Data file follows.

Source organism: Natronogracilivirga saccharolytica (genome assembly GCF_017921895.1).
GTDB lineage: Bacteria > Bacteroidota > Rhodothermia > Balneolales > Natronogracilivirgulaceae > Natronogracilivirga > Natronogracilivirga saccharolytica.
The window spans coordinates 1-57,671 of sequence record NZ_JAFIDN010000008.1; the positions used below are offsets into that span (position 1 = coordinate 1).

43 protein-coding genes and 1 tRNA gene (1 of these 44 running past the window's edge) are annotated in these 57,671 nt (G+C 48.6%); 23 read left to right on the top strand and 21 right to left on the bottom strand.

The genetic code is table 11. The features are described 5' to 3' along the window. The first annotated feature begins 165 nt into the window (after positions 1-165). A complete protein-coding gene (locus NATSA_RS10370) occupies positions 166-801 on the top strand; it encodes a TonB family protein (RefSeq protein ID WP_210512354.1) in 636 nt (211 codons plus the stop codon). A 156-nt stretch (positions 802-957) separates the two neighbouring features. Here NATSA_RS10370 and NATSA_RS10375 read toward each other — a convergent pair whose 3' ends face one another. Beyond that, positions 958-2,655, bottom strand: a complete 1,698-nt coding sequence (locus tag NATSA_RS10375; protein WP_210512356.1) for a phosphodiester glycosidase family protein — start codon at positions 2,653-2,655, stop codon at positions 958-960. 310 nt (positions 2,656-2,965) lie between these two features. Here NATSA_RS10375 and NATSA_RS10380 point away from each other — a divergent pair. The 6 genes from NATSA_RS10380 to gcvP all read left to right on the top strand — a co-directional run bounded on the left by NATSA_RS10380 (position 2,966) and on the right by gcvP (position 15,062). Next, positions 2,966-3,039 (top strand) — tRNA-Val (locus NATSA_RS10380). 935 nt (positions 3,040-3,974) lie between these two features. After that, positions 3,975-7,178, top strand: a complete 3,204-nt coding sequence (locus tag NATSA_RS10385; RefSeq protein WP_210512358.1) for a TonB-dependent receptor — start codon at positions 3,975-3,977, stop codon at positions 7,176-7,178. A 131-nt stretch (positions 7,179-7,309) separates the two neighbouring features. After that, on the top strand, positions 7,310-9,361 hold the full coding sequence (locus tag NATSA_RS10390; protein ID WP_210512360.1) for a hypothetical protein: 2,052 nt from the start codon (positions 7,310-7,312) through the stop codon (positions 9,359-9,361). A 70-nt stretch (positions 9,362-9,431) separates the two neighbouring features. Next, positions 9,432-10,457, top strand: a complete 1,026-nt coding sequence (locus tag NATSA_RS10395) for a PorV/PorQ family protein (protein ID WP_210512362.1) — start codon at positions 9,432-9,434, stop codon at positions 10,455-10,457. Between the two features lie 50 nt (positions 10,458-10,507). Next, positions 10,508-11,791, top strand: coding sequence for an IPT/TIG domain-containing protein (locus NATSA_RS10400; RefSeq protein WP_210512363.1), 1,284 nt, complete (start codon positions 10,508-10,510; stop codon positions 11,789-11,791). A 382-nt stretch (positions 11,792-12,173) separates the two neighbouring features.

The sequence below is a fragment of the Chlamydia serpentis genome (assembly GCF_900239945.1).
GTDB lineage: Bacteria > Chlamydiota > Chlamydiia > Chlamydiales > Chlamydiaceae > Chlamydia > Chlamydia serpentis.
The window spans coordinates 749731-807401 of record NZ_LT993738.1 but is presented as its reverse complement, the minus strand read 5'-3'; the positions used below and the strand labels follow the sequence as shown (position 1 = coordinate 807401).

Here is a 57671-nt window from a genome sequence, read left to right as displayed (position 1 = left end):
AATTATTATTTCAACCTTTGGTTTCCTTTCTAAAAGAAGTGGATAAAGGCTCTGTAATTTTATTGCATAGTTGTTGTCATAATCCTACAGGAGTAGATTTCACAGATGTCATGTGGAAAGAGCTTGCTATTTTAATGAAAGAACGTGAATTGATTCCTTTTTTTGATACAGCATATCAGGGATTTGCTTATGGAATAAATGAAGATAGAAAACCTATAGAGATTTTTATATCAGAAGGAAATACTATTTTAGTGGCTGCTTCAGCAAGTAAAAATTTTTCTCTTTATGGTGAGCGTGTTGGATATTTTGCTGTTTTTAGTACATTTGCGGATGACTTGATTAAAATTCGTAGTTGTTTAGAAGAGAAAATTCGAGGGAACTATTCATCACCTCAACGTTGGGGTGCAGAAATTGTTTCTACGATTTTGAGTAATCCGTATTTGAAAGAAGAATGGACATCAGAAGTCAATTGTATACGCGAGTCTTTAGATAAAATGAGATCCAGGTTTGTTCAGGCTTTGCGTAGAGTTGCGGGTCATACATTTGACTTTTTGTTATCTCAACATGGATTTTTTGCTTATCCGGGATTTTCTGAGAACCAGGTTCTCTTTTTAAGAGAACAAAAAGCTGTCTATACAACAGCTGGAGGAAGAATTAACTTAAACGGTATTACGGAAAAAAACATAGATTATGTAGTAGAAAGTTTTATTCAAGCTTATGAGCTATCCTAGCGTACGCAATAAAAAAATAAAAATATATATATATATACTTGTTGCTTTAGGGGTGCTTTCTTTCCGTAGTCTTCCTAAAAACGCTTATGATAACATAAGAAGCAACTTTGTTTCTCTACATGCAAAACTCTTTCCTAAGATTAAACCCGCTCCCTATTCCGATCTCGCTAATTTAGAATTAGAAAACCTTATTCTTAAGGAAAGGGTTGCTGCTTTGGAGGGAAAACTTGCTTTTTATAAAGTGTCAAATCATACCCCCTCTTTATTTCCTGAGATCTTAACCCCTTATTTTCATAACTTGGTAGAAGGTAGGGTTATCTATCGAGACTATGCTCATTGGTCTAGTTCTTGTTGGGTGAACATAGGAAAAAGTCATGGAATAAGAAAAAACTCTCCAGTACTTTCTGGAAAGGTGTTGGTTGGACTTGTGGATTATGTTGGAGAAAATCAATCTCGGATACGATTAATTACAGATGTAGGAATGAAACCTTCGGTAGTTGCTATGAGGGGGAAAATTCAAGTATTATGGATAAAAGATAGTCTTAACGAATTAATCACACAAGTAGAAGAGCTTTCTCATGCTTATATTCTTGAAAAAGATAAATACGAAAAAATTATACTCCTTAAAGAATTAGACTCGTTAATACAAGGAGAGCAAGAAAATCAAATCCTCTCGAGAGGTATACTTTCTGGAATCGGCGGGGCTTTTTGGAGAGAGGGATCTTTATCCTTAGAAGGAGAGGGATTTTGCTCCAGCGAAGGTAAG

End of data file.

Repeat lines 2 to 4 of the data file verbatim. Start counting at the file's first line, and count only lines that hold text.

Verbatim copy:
GTDB lineage: Bacteria > Bacteroidota > Rhodothermia > Balneolales > Natronogracilivirgulaceae > Natronogracilivirga > Natronogracilivirga saccharolytica.
The window spans coordinates 1-57,671 of sequence record NZ_JAFIDN010000008.1; the positions used below are offsets into that span (position 1 = coordinate 1).

43 protein-coding genes and 1 tRNA gene (1 of these 44 running past the window's edge) are annotated in these 57,671 nt (G+C 48.6%); 23 read left to right on the top strand and 21 right to left on the bottom strand.